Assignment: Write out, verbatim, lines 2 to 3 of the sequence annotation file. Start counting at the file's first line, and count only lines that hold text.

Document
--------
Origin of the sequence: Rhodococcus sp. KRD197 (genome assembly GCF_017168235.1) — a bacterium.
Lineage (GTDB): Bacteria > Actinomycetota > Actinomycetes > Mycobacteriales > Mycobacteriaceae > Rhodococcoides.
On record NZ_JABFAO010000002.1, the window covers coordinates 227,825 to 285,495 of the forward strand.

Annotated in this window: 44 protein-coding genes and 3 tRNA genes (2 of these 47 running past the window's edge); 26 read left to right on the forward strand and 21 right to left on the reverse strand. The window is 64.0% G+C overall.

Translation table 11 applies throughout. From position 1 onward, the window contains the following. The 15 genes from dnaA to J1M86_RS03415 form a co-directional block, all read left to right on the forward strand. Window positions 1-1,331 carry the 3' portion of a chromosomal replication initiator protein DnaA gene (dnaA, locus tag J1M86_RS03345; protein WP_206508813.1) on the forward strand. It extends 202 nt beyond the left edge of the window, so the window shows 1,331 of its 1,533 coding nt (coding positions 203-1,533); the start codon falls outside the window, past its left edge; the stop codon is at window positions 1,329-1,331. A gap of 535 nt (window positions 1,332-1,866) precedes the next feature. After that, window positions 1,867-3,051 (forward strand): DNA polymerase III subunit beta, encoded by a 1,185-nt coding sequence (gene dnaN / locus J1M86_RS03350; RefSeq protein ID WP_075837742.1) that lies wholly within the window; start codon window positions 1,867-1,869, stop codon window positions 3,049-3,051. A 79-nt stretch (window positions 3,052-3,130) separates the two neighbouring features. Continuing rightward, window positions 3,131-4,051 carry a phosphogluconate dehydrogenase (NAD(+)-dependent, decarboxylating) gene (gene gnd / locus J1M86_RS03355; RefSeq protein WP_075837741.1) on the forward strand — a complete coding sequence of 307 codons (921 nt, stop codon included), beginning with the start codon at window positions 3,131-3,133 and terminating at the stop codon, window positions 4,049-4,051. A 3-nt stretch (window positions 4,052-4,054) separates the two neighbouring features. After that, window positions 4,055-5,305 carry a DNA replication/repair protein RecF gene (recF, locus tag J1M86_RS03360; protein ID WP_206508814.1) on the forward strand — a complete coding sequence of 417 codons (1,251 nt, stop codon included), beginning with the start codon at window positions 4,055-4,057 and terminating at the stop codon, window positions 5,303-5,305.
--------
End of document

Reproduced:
Lineage (GTDB): Bacteria > Actinomycetota > Actinomycetes > Mycobacteriales > Mycobacteriaceae > Rhodococcoides.
On record NZ_JABFAO010000002.1, the window covers coordinates 227,825 to 285,495 of the forward strand.